Aquaponic system has many very concrete advantages as a food production system as well as some downsides. Let’s discover the main ones.
Pros of Aquaponics
Water Use Efficiency
Because of its cyclical nature, aquaponics is extremely efficient when it comes to water usage. For the same amount of produce, an aquaponic farm requires around 2% of water ( source) that the regular farm would use. That is largely due to the fact that water is not lost in evaporation from land.
When compared to standard aquaculture, for the same tilapia yield aquaponic system needs only 1% of water for regular pond culture.
Self-Sustainability and Resilience
One of the main advantages of aquaponics is that you can create a closed system which requires very little outer input – basically, you just have to provide food for the fish and they will in turn create food for your plant cultures.
Also, aquaponics is ideal for personal and family food production since it provides you with both vegetables and quality animal protein. These are the reasons why projects like The New Alchemy Institute “Ark” often use aquaponics as the centerpiece of their food systems.
Local and Global Food Security
Aquaponics might be a part of the solution to the increasing global food demand. By adding aquaculture component to hydroponic plant growing, aquaponics provide much-needed protein from fish, which is at the same time easy to farm. Extreme efficiency of an aquaponic system is also a great advantage in times when pressure to produce more food is big.
Besides water use efficiency, aquaponics has other environmental benefits. There is no need for agricultural land – the negative impacts on soil аre avoided, and no land conversion (deforestation) is needed. There is no pesticide and fertilizer runoff which would pollute the surrounding land and water ecosystems.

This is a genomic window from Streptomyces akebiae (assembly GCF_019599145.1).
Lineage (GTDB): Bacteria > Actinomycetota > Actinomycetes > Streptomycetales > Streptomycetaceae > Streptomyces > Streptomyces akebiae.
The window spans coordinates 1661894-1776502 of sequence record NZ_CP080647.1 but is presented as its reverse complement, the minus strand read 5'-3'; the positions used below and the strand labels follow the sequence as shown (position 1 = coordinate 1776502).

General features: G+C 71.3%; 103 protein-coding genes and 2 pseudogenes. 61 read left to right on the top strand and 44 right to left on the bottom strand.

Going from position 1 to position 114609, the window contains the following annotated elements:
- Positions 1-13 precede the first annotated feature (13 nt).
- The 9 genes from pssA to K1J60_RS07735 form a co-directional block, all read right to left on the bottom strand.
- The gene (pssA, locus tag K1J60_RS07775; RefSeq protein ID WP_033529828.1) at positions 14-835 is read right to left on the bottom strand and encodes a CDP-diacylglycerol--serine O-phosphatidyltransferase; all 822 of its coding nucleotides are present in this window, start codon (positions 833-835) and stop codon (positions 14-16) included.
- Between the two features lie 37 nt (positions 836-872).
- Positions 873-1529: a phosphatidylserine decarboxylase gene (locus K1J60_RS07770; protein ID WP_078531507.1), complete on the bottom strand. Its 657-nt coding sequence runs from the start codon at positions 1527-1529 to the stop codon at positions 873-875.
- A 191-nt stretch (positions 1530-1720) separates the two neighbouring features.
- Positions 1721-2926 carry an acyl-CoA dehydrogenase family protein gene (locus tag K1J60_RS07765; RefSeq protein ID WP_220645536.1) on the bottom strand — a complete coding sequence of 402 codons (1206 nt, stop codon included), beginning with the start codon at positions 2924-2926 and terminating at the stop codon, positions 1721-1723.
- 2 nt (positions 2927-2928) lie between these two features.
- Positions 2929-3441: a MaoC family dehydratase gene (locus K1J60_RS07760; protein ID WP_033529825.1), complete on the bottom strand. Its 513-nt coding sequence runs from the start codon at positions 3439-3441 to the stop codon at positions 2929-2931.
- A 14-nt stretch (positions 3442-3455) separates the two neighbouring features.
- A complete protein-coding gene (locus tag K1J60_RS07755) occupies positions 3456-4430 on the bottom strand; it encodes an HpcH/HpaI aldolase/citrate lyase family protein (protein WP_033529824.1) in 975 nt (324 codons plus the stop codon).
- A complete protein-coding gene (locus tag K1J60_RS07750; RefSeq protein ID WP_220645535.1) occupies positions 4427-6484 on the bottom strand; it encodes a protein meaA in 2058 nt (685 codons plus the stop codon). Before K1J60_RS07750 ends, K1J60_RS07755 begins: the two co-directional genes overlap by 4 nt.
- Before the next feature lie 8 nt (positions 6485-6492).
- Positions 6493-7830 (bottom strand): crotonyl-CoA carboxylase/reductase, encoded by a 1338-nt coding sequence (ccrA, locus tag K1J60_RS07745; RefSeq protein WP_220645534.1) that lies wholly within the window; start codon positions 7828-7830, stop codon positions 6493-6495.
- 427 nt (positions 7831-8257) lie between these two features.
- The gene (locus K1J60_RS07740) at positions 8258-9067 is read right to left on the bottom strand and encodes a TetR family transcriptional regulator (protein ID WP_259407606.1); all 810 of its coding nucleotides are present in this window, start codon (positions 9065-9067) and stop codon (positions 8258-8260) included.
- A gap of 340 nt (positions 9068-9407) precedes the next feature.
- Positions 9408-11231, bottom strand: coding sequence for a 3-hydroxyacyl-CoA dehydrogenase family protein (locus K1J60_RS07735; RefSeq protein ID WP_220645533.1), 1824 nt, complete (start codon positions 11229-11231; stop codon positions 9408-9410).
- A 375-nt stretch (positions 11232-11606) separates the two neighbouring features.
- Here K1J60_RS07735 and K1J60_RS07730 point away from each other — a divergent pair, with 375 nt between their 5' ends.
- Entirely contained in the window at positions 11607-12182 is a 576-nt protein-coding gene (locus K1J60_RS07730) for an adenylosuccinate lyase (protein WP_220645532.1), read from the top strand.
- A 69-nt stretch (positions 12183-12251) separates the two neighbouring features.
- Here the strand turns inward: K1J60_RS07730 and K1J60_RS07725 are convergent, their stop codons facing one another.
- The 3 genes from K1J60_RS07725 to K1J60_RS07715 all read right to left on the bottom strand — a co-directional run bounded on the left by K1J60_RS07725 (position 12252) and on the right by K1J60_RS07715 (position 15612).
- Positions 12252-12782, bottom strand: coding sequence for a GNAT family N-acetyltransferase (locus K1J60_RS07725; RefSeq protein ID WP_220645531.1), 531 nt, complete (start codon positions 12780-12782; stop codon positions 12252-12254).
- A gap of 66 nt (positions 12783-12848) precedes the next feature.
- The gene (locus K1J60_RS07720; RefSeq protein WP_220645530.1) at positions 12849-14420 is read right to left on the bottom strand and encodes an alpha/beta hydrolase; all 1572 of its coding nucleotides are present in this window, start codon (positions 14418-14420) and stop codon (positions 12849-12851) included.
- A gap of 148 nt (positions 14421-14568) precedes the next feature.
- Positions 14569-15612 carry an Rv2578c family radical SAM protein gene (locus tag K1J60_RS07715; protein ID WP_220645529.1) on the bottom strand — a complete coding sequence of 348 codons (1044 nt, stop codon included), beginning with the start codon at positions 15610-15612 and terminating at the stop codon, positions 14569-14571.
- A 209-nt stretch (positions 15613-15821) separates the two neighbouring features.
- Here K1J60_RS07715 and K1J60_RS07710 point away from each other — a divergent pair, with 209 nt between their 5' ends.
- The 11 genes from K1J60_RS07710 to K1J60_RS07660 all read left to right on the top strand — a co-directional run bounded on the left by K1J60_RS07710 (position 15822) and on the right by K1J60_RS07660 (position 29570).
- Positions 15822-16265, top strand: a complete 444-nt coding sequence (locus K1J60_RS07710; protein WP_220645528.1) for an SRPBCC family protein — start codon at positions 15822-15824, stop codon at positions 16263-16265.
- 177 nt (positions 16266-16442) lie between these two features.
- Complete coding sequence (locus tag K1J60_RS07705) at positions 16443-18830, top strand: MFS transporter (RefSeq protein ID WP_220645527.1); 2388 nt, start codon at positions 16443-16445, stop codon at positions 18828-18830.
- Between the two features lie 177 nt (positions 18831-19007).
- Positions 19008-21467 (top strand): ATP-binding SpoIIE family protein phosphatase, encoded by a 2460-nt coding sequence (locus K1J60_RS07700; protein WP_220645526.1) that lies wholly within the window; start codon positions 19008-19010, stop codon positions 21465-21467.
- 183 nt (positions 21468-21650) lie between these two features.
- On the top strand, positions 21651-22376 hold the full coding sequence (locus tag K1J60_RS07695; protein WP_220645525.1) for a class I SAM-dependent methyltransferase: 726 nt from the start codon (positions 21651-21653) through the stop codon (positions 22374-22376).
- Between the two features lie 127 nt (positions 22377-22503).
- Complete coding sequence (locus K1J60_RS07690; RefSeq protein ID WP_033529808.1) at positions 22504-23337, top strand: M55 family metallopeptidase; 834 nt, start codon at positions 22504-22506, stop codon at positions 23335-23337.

Also, many “ecologically dead“ spaces such as warehouses can be turned into viable farms.
The broader benefit in tune with the goals of sustainable development is that local food production provides easy access to healthy foods and enhances the local economy.
Diversifying Your Offer at the Market
The combination of always-fresh fish and leafy vegetables can make you quite an attractive competitor in the farmer’s market, especially with the recent consumer focus on locally and sustainably produced food.
Cons of Aquaponics
As any other man-made system, aquaponic systems too have their drawbacks and current limitations.
While you can experiment with small-scale systems for a relatively small amount of money, starting large-scale commercial production can be costly, with the expenses ranging from 2000 to 10000 US dollars on average according to some sources.
- Aquaponics is power-hungry, especially if you are planning to maintain your production during the winter. Water pumps, lighting and heating all consume a lot of power. Power demands can be met by utilizing an independent home-scale renewable source such as wind or solar.
- Aquaculture component takes up more space and is not as modular as many hydroponics systems. Unlike for example, vertical hydroponic installations, aquaculture component of an aquaponic is voluminous and requires a space of its own. Yet, it is still much more space-efficient than regular aquaculture or agriculture.
- Water quality requires frequent testing and monitoring, and you have to regularly check if all the mechanical parts of the system are in tune and in good shape. You have to monitor your fish for diseases, which are not always easy to spot. In short, a lot of routine controls have to be done often.
- If you are planning on entering the food market, the product placement is still limited to niche or exclusive markets.